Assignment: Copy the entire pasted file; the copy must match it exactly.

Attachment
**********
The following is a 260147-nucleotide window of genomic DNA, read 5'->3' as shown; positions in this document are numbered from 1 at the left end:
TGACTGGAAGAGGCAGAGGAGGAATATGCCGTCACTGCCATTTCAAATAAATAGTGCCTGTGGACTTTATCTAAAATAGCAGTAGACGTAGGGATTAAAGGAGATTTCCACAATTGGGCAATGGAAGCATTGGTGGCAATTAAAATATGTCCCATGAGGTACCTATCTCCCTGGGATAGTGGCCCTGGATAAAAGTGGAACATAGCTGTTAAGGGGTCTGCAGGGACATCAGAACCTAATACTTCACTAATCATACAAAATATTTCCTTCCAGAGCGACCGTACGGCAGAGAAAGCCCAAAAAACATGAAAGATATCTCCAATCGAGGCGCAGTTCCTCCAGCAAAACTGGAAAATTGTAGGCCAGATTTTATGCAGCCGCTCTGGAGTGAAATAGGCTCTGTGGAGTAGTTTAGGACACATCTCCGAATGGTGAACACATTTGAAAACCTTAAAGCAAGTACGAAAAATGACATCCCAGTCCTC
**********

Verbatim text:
The following is a 260147-nucleotide window of genomic DNA, read 5'->3' as shown; positions in this document are numbered from 1 at the left end:
TGACTGGAAGAGGCAGAGGAGGAATATGCCGTCACTGCCATTTCAAATAAATAGTGCCTGTGGACTTTATCTAAAATAGCAGTAGACGTAGGGATTAAAGGAGATTTCCACAATTGGGCAATGGAAGCATTGGTGGCAATTAAAATATGTCCCATGAGGTACCTATCTCCCTGGGATAGTGGCCCTGGATAAAAGTGGAACATAGCTGTTAAGGGGTCTGCAGGGACATCAGAACCTAATACTTCACTAATCATACAAAATATTTCCTTCCAGAGCGACCGTACGGCAGAGAAAGCCCAAAAAACATGAAAGATATCTCCAATCGAGGCGCAGTTCCTCCAGCAAAACTGGAAAATTGTAGGCCAGATTTTATGCAGCCGCTCTGGAGTGAAATAGGCTCTGTGGAGTAGTTTAGGACACATCTCCGAATGGTGAACACATTTGAAAACCTTAAAGCAAGTACGAAAAATGACATCCCAGTCCTC